Don’t be fooled by the graphic! Supply is very low and getting worse in the center of the valley. As I stated last month, pay attention to the current climate and market that you’re in- not just the large overview of a huge place like Maricopa County. Markets look very different when comparing Goodyear to McCormick Ranch, it’s all about demand, and even though demand is lower than it has been because of rates- demand is creeping ever so slightly up which means a potentially big problem if supply doesn’t keep moving up quickly. My last point in this section- we know that not all inventory is equal; there are very few special, gorgeous interior, unique architecture, fantastic landscaping homes- so when they do come up- there is a little frenzy.
For buyer’s that are concerned we are in a sellers market, I want to share one takeaway I had from the market conference call with Tina Tamboer; “Buyer’s don’t want to buy in a buyers market,” they worry that prices will continue to go down, so they usually wait. So true! It seems there is never the perfect time to buy, and trying to time the markets is not something I would ever advise. Buy when the time in your life is right, navigate the market with a professional Realtor by your side and find a deal you can work with. It’s all about the negotiation and of course, the house.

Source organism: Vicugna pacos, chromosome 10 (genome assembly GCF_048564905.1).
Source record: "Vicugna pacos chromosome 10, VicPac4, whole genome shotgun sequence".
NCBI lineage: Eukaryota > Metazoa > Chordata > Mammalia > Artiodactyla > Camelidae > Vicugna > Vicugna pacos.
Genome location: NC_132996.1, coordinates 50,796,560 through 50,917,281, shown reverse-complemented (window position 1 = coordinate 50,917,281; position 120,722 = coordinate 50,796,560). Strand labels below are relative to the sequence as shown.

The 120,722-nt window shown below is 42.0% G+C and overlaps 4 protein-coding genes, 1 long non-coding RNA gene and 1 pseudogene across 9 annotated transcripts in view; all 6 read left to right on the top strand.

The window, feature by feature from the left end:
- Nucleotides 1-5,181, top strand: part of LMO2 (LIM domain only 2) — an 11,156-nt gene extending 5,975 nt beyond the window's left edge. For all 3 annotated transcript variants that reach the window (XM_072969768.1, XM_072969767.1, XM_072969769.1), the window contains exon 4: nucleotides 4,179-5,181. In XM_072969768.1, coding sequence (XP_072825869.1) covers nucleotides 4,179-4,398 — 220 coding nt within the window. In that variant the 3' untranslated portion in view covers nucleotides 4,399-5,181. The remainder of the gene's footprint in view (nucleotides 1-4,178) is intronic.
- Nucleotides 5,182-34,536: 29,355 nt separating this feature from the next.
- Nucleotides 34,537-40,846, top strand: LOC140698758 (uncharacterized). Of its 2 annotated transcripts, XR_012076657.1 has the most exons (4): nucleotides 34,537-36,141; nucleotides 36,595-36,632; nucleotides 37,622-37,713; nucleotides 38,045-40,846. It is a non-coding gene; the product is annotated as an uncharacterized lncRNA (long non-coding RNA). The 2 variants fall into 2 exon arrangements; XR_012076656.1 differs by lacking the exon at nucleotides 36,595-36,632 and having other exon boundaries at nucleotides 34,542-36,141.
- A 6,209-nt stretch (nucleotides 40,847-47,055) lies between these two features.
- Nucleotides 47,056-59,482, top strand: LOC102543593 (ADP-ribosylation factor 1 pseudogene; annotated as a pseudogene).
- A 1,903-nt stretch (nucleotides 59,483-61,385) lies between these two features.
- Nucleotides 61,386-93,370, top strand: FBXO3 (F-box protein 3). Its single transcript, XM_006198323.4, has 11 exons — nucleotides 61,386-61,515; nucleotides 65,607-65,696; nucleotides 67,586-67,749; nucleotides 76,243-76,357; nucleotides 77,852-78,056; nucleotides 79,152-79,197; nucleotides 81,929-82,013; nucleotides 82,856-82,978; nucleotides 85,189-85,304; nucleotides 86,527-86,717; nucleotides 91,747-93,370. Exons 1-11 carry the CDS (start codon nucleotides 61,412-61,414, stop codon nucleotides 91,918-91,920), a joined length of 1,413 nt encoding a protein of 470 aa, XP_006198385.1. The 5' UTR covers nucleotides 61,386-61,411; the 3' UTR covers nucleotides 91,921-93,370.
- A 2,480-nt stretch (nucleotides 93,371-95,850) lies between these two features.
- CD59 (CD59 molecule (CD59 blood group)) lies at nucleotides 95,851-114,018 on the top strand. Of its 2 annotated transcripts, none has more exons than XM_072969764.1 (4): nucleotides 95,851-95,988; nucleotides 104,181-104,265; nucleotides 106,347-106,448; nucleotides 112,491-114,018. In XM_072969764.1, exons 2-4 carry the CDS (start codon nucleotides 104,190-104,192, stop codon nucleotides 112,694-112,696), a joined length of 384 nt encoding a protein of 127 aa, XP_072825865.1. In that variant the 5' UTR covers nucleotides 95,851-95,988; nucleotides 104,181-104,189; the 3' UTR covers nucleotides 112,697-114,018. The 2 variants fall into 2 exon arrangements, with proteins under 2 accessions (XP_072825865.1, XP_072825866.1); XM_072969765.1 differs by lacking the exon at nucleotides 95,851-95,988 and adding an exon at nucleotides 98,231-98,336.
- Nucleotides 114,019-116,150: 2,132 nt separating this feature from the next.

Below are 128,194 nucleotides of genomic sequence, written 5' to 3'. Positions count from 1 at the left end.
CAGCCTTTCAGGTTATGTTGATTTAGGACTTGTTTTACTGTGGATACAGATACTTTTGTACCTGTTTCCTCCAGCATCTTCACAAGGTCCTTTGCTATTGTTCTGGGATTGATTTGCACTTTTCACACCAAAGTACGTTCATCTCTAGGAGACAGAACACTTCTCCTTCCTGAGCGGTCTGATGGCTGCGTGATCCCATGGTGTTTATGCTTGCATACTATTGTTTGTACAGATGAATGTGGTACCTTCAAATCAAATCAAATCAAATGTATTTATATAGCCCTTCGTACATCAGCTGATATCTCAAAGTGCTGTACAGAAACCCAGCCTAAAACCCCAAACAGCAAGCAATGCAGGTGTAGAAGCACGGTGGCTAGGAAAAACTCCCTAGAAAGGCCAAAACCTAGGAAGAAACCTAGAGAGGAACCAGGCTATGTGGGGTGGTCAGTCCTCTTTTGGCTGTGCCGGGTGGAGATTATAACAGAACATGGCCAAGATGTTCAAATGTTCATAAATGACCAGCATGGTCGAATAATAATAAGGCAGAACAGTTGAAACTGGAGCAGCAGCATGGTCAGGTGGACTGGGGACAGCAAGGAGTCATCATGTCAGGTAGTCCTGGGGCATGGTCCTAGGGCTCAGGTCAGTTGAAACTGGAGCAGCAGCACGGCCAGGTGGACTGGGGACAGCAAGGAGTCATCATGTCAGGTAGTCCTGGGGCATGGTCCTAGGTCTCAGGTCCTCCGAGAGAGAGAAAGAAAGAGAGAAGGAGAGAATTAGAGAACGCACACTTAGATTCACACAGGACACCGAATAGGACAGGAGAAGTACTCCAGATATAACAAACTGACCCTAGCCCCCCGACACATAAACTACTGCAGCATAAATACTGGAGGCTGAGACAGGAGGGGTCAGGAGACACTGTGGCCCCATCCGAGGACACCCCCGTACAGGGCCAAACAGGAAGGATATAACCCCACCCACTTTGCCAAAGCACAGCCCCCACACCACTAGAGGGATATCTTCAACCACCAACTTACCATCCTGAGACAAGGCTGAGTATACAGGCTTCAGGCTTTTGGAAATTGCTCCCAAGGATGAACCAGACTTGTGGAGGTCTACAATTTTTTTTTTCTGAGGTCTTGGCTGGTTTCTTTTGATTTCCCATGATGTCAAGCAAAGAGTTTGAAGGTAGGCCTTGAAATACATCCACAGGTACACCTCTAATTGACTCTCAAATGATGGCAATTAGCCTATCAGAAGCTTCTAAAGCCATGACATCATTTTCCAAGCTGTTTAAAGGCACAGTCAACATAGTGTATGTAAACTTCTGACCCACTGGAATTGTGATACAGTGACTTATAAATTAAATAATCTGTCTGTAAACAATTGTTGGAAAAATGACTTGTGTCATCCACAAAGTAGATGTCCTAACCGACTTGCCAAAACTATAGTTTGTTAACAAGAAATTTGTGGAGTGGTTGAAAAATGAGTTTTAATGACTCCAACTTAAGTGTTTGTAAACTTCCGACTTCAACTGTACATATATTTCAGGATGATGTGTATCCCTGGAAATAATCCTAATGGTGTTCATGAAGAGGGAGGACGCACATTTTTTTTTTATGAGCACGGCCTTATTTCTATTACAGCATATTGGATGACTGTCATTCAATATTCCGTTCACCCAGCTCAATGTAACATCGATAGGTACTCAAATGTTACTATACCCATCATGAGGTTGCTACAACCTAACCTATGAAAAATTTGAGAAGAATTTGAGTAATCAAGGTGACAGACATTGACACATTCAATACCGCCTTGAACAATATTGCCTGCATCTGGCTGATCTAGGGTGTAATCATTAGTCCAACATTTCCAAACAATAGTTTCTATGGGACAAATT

For sellers- be patient. Try not to be lured into price cut after price cut unless truly your price is wrong. Let’s look a little more into what makes a price wrong; feedback from showings, comparable home attributes, and time. If the feedback is the same and it seems you have a problem you cannot fix- floorpan, lot size, neighboring property, etc- this is the time for an adjustment until you find a price a buyer is willing to take on the “issues.” Comparable home attributes- you may be priced right in terms of square footage, but if you don’t have a big ticket item that another home has, you need to adjust. Time on market is an obvious one, if you have been on the market more than the average amount of days it takes to get a contract in your area, then you may need to adjust. Now adjusting price is only one of the things that you can do- change staging, change photos, add video, etc. There are lots of tools to use, and price is after you have exhausted all of the other avenues. All of that considered, we are in a seller’s market and it’s only getting more so in the seller’s favor- so don’t panic, just be patient.